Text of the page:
US banks to get more stress tests

Wednesday, October 10, 2012

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WASHINGTON, USA — THE US Federal Reserve announced new rounds of stress tests for big American banks yesterday, part of efforts to end the excessive risk-taking that led Wall Street to near-collapse in 2008.

A first round will be conducted in the coming months under the control of the central bank, followed by a second round by the banks themselves using scenarios set by the Fed, it said in a statement.

Tests will eventually be done on all banks with more than US$50 billion in assets, but this year they will apply only to the 19 largest banks that the Fed tested in 2011.

Other banks in this US$50 billion-plus category will be submitted to the tests beginning in September 2013, the central bank said.

The announcement came after two regulators, the Federal Deposit Insurance Corporation (FDIC) and the Office of the Comptroller of the Currency (OCC), issued final rules on stress tests prescribed by the Dodd-Frank Wall Street reforms.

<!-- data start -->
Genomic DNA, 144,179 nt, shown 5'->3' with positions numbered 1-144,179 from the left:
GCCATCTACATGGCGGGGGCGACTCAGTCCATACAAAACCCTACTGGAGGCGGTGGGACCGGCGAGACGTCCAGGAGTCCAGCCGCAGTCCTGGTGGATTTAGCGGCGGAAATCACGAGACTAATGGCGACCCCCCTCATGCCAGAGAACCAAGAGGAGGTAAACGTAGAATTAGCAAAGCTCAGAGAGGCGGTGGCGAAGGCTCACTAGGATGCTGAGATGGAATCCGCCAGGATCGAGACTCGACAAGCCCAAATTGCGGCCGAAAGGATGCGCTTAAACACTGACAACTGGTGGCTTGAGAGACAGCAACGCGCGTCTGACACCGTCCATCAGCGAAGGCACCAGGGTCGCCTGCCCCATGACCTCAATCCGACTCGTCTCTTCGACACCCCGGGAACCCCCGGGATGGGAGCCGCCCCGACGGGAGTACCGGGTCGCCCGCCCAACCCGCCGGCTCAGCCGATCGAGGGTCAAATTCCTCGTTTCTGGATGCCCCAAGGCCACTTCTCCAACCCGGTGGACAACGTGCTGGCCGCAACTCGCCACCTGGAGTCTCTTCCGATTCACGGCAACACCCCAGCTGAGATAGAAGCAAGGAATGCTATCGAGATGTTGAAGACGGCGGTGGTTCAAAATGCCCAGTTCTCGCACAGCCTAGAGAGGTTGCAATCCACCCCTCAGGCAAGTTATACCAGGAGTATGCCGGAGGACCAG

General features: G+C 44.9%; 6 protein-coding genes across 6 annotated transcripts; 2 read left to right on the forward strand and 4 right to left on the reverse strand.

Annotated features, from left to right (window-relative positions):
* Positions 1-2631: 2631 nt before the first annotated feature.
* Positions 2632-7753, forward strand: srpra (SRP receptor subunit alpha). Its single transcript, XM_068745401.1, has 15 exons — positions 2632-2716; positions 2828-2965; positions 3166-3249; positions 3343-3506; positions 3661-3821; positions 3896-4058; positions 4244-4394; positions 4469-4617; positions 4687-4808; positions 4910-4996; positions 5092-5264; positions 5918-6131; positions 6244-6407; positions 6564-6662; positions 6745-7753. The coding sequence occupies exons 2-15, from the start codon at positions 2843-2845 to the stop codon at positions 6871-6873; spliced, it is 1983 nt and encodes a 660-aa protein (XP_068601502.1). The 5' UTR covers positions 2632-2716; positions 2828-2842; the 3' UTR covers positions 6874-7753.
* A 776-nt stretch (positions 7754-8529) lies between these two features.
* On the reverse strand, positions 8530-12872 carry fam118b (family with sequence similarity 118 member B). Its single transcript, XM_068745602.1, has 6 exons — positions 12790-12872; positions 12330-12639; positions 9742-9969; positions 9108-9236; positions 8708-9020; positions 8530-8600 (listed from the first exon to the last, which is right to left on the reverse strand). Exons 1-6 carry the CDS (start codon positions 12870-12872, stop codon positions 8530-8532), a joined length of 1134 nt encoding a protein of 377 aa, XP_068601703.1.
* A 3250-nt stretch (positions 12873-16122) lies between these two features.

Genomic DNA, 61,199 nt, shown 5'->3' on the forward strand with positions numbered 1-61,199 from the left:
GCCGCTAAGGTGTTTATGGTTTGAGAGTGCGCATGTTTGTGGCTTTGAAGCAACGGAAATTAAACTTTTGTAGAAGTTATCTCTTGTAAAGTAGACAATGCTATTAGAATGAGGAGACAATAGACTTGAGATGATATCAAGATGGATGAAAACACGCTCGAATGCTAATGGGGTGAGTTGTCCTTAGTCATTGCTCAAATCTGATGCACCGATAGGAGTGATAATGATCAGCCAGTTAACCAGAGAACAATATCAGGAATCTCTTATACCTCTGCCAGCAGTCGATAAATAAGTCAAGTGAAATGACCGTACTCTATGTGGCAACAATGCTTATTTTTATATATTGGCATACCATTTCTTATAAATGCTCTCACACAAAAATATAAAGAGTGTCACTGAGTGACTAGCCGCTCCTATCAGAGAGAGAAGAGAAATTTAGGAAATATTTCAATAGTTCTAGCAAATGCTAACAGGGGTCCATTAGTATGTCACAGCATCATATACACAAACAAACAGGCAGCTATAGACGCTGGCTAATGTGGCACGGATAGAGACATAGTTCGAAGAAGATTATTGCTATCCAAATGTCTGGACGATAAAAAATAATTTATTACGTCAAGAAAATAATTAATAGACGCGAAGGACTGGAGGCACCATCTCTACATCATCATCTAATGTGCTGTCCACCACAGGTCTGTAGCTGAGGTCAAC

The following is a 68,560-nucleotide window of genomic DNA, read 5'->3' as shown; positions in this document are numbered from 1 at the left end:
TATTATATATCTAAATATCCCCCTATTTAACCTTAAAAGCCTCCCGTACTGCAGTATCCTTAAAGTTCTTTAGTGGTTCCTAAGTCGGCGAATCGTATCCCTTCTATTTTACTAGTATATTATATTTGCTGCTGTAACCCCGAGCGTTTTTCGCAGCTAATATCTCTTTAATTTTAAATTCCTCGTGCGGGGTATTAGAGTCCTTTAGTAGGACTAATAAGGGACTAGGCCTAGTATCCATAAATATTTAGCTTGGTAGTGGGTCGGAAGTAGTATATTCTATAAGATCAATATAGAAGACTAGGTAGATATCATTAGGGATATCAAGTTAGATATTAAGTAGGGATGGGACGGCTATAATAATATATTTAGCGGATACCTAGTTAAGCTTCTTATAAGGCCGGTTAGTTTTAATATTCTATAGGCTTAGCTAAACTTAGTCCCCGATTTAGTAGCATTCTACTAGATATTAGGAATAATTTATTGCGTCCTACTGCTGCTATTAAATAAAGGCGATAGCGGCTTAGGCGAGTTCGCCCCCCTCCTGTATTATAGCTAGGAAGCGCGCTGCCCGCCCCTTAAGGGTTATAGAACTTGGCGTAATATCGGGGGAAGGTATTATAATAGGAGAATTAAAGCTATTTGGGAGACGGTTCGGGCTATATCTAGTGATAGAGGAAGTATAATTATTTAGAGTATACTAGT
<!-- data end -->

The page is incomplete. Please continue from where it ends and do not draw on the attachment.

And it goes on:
"The Federal Reserve will begin conducting supervisory stress tests under the final rules this fall for the 19 bank holding companies" that have already been tested, the Fed said.

The banks will test their capital ratios against three economic scenarios, including a worst-case scenario, Fed officials said, speaking on condition of anonymity.

In the future, the Fed's stress tests will be conducted on non-banking financial institutions that it determines are systemically important to the financial system.

The central bank said it was still identifying those companies.

Under the terms of the new rules, several dozen banks with more than US$50 billion in assets, including the 19 "too-big-to-fail" banks, are to conduct their own stress tests based on hypotheses ordered by regulators.

The authorities expect to publish the scenarios for the two types of tests by end-November.

The final rules published yesterday deal with implementation of two directives of the Dodd-Frank law: one imposes stress tests on the biggest financial institutions as well as internal stress tests done on a half-year basis, and the other orders annual tests on banks with assets of more than US$10 and less than US$50 billion.

The Fed said the results of the two types of stress tests will be published by the end of March.

The FDIC and the OCC said the results of the internal stress tests should be released in January.

For banks with assets between US$10 billion and US$50 billion, the internal stress tests are to begin in October 2013.

As of June 30, there were 108 institutions with more than US$10 billion in assets, according to the FDIC.





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